|Ocala, FL -
March 13, 2012|
Published in the Ocala Star-Banner Tuesday, March 13, 2012 at 12:03 p.m.
The outlook for selling or leasing Munroe Regional Medical Center looked grim for some hospital trustees on Monday as they reviewed proposed legislation that would impose severe restrictions on the process if trustees don't meet a Dec. 31 deadline.
The proposed law, expected to be approved by Gov. Rick Scott, would take away almost all say from trustees concerning what could be done with proceeds from the sale or lease of a hospital.
"In many ways, the new law is a game changer," Mike Bittman, a trustee lawyer, told trustees during a Monday meeting to review leasing or selling the 421-bed public hospital.
Munroe Regional Medical Center is shown on Thursday March 1, 2012.
MRMC is Marion County's public hospital.
Munroe is owned by the state-sanctioned Marion County Hospital District and overseen by the seven trustees, who are appointed by county commissioners. The trustees currently lease the hospital to Munroe Regional Health System, Inc., which is overseen by a 13-member board, some of whose members also are district trustees.
The hospital trustees are exploring leasing or selling Munroe or creating a partnership to generate more money for the health center.
The anticipated new deadline left some of the seven trustees unsettled as to whether a deal with a private healthcare company could be struck in time.
"With the best of intentions, I don't know of any transaction, even half as complicated … that can be done in eight to nine months," said trustee Kulbir Ghumman.
At stake is how potentially hundreds of millions of dollars from a sale or lease would be spent.
Under current law, trustees could spend proceeds on local health-related issues as they saw fit. If trustees closed the sale or lease after 2012, the new law would require half the money go to the County Commission to be used for health-related economic development and healthcare job creation. The other half would have to be used to pay for local indigent healthcare among any of the county's healthcare providers offering that service.
Driving the trustee search for a hospital buyer or new leasee is an earlier hospital study that showed Munroe would need $150 million in capital improvements to remain competitive. That's money the hospital doesn't have. Meanwhile, the hospital has $100 million in debt. A sale or lease would likely pay off that debt and result in the needed capital improvements, as well as potentially hundreds of millions of dollars in a lease or purchase price.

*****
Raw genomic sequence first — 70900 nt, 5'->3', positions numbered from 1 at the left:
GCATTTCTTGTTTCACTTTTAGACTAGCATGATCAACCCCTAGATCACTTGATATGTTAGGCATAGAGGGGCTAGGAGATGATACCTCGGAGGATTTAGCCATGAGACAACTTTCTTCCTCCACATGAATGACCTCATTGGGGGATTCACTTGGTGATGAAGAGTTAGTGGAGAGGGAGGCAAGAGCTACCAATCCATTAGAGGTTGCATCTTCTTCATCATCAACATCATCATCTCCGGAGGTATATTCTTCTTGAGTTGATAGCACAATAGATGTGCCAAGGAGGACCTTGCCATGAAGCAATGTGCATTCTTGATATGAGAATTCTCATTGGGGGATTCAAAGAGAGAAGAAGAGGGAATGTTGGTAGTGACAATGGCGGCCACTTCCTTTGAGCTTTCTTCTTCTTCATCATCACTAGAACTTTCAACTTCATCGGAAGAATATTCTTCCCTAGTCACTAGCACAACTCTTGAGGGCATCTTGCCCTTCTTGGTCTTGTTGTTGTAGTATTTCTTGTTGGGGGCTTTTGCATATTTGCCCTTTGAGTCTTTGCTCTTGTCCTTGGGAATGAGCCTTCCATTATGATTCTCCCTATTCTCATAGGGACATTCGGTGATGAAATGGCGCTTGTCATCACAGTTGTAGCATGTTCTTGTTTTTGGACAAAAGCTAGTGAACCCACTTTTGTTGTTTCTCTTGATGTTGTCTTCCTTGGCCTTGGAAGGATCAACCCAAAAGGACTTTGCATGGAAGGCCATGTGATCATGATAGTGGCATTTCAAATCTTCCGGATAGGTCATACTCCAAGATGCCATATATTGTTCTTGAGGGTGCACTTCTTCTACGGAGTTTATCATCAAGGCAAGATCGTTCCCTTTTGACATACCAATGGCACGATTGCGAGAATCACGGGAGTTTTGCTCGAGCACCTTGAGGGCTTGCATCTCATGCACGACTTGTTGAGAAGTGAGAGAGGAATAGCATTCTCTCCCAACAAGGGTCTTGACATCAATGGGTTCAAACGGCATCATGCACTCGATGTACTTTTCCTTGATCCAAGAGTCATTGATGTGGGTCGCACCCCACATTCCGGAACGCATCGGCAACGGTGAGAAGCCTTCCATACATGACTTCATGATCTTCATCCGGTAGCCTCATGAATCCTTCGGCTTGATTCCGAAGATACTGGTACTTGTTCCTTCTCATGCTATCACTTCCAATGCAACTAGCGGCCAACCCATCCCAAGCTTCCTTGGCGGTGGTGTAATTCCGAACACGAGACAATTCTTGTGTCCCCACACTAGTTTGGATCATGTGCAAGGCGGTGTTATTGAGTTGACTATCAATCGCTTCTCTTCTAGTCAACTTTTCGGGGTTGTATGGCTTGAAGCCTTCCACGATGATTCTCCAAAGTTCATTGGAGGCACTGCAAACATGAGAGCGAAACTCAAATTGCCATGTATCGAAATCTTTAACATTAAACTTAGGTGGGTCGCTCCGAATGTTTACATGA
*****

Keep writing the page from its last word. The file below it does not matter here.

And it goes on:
"It (meeting a Dec. 31 deadline) would definitely be a crunch," said Ed LeMaster of Ponder & Co., which is assisting the trustees.
LeMaster said as long as trustees narrow their current list of four candidates to one in the next couple of months, the deadline is attainable.
Meanwhile, trustees also received some potentially gloomy news about possible public tax support for the hospital.
Trustees would have to get County Commission approval to get a sales tax referendum on a November ballot. A capital improvement, half-cent sales tax would generate about $16.5 million annually, about $5 million less than what the hospital needs to remain competitive.
A half-cent sales tax to fund indigent care would generate the same money, but the funds would not go all to Munroe. The proceeds would be shared among other healthcare providers also serving the medically poor and indigent.
County Commissioner Charlie Stone, who was at Monday's trustee meeting, said he would support a sales tax question going to referendum only if he hears from the public calling for the measure.
Another option: a property tax to support the hospital. But county commissioners have said they would not support this.
Trustee Chairman Jon Kurtz, who participated in the meeting via telephone, said he didn't see how trustees could pursue both a tax option and continue trying to lease or sell the hospital.
Trustee Joe Hanratty said the trustees should continue with the lease and sales search. Trustee Dr. Mike Jordan asked that trustees make no decision Monday, but pursue both options and decide if they wanted to drop one during their next meeting. The trustees agreed.
The trustees will meet again March 26.